Posted with permission from WND

"Sad to see the history and culture of our great country being ripped apart with the removal of our beautiful statues and monuments," President Trump tweeted last week. "You can't change history, but you can learn from it. Robert E Lee, Stonewall Jackson – who's next, Washington, Jefferson? So foolish!"

The mob violence did not stop with Confederate generals, but quickly extended to statues of ordinary soldiers, and then to other great historical figures. Christopher Columbus was attacked with a hatchet in Detroit; Abraham Lincoln was burned in Chicago; and the recently canonized Father Junipero Serra was spray-painted with the word "murder" at Mission San Fernando, California.

In Annapolis, Maryland, a sculpture of Chief Justice Roger Taney was hoisted from its massive pedestal and hidden in an undisclosed location as payback for Taney's opinion in the 160-year-old Dred Scott case. In Baltimore a Columbus monument erected in 1792 was attacked with a sledgehammer, and in New York City, the Council speaker has demanded a review of the massive, 76-foot-high sculpture at the center of Columbus Circle.

After President Trump asked "Where does it stop?" some amateur historians responded by claiming that Robert E. Lee was a "traitor" who committed "treason" against the United States. Such comments are ignorant and wrong, for the simple reason that the 11 Confederate states that Lee fought for are now part of the United States.

The 14th Amendment, which became part of the Constitution in 1868, sets forth the conditions under which the defeated Southern states were readmitted to the United States on an equal basis with all other states. Nearly all who fought for Southern independence were restored to full citizenship on an equal footing with their counterparts who fought for the Union of North and South.

A previous generation of Americans, including those who actually fought in the Civil War, debated whether to charge Gen. Lee and other rebels as traitors. They wisely decided not to go down that road, and it's too late to revisit their decision now.

Some Republican weak sisters – the same people who timidly proposed civil unions as an alternative to gay marriage (remember how that turned out?) – have offered a compromise. Instead of destroying the offending statues, move them to museums or Confederate cemeteries.

Gentlemen may cry peace, peace, but there is no peace: even cemeteries are not safe from the mob bent on the destruction of history. In Los Angeles, an online petition forced the Hollywood Forever cemetery to remove a 92-year-old hunk of granite that marks – "lest we forget" – the nearby graves of 37 Confederate soldiers.

In Madison, Wisconsin, the left-wing mayor removed a two-foot plaque marking the graves of 140 Confederate soldiers who died in a Union prison at Camp Randall after surrendering in battle. In Boston, where over 600 Confederates were held at Fort Warren, a granite slab bearing the names of 13 who died in prison was boarded up so their names cannot be seen.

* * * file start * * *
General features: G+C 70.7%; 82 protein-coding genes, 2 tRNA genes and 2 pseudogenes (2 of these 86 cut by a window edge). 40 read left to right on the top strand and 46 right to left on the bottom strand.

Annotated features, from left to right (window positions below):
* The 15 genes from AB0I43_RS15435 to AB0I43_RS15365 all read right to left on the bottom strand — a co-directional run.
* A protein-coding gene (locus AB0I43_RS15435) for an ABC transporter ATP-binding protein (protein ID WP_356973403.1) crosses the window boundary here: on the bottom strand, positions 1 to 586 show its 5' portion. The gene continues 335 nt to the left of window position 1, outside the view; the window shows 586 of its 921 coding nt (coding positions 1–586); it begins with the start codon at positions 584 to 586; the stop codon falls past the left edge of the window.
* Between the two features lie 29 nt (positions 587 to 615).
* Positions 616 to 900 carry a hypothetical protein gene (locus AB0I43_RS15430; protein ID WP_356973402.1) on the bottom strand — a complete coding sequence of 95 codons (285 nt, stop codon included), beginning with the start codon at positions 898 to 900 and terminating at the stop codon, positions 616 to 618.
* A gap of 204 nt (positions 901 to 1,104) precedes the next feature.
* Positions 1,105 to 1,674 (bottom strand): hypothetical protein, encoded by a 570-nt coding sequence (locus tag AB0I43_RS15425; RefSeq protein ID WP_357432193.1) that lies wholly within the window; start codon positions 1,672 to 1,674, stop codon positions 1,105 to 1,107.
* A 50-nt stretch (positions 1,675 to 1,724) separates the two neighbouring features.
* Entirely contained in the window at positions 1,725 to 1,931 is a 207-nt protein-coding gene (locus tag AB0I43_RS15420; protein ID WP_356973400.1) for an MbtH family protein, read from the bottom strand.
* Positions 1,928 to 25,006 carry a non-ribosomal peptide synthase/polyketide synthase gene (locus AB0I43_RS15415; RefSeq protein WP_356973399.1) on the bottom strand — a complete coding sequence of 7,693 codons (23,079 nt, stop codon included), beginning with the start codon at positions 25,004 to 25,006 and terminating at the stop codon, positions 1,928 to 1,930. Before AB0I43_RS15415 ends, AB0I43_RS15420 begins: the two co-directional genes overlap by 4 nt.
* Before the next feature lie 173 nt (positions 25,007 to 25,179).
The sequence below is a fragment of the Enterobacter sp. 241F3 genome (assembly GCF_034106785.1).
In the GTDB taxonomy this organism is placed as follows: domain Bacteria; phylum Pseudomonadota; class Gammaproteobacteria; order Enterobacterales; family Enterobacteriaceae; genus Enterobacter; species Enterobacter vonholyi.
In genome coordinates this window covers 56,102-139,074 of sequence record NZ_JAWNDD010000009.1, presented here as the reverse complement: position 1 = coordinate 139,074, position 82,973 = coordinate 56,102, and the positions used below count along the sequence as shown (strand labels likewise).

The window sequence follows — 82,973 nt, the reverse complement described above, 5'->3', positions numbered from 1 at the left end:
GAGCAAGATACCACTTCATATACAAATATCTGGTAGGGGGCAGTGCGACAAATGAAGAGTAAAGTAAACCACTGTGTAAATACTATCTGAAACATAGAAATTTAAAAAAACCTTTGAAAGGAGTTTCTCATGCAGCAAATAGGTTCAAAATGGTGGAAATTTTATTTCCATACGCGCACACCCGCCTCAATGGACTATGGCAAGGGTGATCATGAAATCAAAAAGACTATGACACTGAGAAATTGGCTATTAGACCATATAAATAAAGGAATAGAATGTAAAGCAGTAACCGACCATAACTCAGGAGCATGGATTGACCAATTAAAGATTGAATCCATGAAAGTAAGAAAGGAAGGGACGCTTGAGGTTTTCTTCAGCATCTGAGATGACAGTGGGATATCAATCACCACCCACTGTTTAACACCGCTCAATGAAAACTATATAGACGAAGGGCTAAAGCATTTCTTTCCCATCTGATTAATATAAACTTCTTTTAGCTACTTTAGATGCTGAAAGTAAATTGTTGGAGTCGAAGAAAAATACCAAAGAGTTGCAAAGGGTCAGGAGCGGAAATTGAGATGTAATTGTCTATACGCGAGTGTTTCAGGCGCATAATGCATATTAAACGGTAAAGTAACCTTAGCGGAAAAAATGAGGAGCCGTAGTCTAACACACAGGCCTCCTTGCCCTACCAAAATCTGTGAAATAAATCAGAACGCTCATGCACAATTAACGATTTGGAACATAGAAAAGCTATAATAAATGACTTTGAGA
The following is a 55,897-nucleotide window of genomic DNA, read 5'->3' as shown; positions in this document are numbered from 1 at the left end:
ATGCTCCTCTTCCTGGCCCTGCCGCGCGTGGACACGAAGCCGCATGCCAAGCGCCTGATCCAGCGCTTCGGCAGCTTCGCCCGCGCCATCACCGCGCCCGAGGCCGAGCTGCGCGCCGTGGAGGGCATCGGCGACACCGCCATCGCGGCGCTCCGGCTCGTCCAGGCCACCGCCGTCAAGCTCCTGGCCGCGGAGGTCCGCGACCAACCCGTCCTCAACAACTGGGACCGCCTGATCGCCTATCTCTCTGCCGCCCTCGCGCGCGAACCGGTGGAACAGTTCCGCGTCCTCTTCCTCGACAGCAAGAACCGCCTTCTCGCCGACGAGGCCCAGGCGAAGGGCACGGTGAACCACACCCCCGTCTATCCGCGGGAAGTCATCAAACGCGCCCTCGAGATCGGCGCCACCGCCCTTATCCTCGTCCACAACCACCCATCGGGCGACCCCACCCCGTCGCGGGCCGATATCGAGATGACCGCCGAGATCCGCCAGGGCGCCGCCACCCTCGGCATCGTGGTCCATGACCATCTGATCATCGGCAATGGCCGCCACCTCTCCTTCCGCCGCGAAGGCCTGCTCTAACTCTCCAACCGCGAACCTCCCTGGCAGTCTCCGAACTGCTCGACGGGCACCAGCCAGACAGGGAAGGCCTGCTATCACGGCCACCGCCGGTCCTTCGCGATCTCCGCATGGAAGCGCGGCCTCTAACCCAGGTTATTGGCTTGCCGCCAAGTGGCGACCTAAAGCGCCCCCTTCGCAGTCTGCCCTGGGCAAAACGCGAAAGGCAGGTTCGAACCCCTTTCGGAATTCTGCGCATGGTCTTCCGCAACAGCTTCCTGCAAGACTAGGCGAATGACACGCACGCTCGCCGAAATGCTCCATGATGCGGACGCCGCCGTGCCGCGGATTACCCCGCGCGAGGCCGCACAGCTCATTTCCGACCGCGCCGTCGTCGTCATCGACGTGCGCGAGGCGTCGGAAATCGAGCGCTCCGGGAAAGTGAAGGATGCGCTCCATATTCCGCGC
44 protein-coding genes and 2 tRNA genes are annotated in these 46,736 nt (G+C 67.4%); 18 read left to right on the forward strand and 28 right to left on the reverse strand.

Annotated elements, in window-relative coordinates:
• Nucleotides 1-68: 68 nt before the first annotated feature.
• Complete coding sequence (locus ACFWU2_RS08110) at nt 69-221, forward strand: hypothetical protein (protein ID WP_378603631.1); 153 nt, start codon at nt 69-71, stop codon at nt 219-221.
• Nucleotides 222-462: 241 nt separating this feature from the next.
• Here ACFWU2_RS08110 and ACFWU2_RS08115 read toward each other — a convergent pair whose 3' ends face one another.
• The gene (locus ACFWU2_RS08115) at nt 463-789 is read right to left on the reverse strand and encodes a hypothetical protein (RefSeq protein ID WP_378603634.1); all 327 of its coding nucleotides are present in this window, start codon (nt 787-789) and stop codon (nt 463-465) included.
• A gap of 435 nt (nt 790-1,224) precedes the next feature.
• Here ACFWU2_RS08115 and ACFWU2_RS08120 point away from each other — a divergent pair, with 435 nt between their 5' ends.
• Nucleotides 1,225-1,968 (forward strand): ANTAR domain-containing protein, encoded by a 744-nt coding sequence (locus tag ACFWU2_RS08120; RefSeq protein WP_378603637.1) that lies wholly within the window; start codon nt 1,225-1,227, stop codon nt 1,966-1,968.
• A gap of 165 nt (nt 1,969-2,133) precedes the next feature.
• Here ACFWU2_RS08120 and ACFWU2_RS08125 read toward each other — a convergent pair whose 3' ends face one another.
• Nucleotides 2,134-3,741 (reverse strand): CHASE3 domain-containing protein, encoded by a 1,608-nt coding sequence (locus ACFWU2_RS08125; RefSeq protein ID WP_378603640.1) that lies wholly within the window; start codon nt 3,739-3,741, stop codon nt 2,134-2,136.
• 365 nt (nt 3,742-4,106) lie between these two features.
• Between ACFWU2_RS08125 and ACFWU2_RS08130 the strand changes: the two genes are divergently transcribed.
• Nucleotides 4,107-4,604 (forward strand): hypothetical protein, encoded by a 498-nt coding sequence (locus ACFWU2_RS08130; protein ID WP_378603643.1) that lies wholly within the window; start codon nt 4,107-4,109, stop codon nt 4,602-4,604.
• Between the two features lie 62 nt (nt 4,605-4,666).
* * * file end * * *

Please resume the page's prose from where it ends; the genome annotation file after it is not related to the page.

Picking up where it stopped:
History teaches what happens when a revolution gets out of hand, and it's not pretty. When law and order are overthrown, the mob rules.

When the French Revolution reached its peak of mob violence in 1793, the revolutionaries were not satisfied with slicing off the heads of their deposed king, Louis XVI, and his wife, Marie Antoinette. They also invaded the church of St. Denis, where French kings and queens for the preceding 1,000 years had been buried under monuments and statues that marked their lives and reigns.

The mob opened more than 100 tombs and scattered the remains so that the royal bones could never again be identified and reassembled. Then they marched to Notre Dame Cathedral, where they destroyed all vestiges of Christianity and turned the sanctuary into a "temple of reason."

In our hometown of Alton, Illinois, two Civil War-related monuments have stood for more than a century at opposite ends of town. On the east side, a flamboyant 110-foot column, topped by a winged sculpture of an angel and flanked by a pair of enormous eagles, honors Rev. Elijah P. Lovejoy, the anti-slavery newspaper publisher who died defending his printing press from a mob on Nov. 7, 1837.

On the quieter western edge of town, a simple but elegant granite obelisk, 58 feet tall, marks the final resting place of 1,354 Confederate soldiers who died as prisoners of war in Alton's federal prison. More than 13,000 Confederate soldiers and civilians were imprisoned there under horrific conditions during the war, resulting in as many as six to 10 deaths a day.

For as long as civilization has existed, the end of life on earth has been a time to remember the dead and to reflect on what their lives meant to us who survive. It's time for the grave robbers and defilers to stand down, or if they will not, to be put down by the law.

Requiescat in pace.